[FYI: The title “BBJ” refers to Bill’s Business Journey]
Years ago, most of my colleagues were hardware and software engineers, who spent long hours typing on keyboards. An ergonomic office specialist visited our lunch room one day to show us some demos and sell us some products.
Things didn’t turn out quite as well as expected.
After the first demo, one of the engineers said, “That won’t work for us because we don’t use A, we use B. What do you recommend for B?”
To our surprise, the specialist had no solution for B, and simply moved on to the next demo.
As soon as it was finished, another engineer said, “That won’t work for us either, because our set-up isn’t X, it’s Y. What do you have for Y?”
Again, the specialist had no solution, and moved on to another demo.
About halfway through, a third engineer interrupted and said, “We’re an engineering firm with very specific circumstances, none of which are covered in your presentation so far. Do you have any solutions customized for engineering firms?”
I’m afraid you can guess the answer.
Although the specialist knew his business, he clearly didn’t know ours.
Final score: demos 4; sales (and positive feelings) zero.
Recently, a friend encouraged me to offer my presentation training services to a group that I likely would never have approached: trial lawyers. I’d always assumed that as professional public speakers, they already gave presentations like professional public speakers. And I knew nothing about their business.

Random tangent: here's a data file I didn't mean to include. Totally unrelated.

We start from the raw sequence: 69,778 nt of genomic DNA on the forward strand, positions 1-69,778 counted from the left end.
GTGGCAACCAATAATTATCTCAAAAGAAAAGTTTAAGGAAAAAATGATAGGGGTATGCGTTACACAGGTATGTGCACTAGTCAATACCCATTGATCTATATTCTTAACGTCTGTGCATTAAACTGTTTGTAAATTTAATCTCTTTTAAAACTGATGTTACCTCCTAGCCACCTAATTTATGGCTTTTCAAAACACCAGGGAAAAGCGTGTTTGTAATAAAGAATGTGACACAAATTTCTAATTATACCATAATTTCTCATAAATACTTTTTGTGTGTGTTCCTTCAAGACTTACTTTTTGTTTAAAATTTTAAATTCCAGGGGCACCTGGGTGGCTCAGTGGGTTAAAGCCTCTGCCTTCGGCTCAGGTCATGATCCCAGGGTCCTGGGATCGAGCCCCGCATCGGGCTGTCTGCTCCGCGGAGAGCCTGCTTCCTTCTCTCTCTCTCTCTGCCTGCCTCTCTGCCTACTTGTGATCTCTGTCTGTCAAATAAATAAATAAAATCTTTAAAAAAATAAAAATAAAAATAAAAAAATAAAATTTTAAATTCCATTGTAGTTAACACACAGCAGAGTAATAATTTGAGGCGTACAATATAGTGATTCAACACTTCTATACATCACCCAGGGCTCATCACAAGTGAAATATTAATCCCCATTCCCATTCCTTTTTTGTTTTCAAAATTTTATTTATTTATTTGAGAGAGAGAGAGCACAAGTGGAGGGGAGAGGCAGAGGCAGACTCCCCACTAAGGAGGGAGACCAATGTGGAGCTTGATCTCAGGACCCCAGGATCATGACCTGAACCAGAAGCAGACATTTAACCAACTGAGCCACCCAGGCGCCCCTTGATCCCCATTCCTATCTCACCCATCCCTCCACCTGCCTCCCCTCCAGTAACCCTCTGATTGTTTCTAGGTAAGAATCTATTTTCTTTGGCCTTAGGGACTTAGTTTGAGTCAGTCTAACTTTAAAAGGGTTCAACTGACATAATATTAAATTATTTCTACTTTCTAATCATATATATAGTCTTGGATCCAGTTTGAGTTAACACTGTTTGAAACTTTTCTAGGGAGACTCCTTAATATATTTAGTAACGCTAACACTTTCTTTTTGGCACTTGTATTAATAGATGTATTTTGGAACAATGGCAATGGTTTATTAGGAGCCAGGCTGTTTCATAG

But recalling the painful experience in that lunch room, I tried a different approach: I talked to some trial lawyers. Here’s what I learned:
First, trial lawyers get no training in public speaking or presentation development while at law school (I know, right?!). So I could clearly provide them with something they needed and didn’t have.
Second, lawyers are required to complete a certain number of hours of continuing education (CE) annually, typically by attending Bar Association-sponsored presentations. So there’s an established forum for presenting to lawyers.
Third, most of the CE presentations are delivered by other lawyers, who (according to my lawyer contacts) aren’t particularly skilled in engaging presentations. So I could bring a quality to the event that would likely stand out.
Lastly, I sat in on a live trial to determine exactly where I could offer the most value as a presenter.
When I made my proposal to the local Bar Association, I knew who I was proposing to and what they needed. I landed the gig.
I also learned a valuable lesson. Launching a venture obviously requires that we diligently mind our own business. But succeeding with that venture clearly requires that we mind other people’s business, as well.
This blog chronicles my adventures with my public speaking and presentation coaching business, Rhetorio Presentation. To learn more about it, visit the main site at www.rhetoriopresentation.com. For presentation-specific tips, scroll down the right-hand sidebar for the 3 presentation categories: #1: Think, #2: Show, and #3: Tell.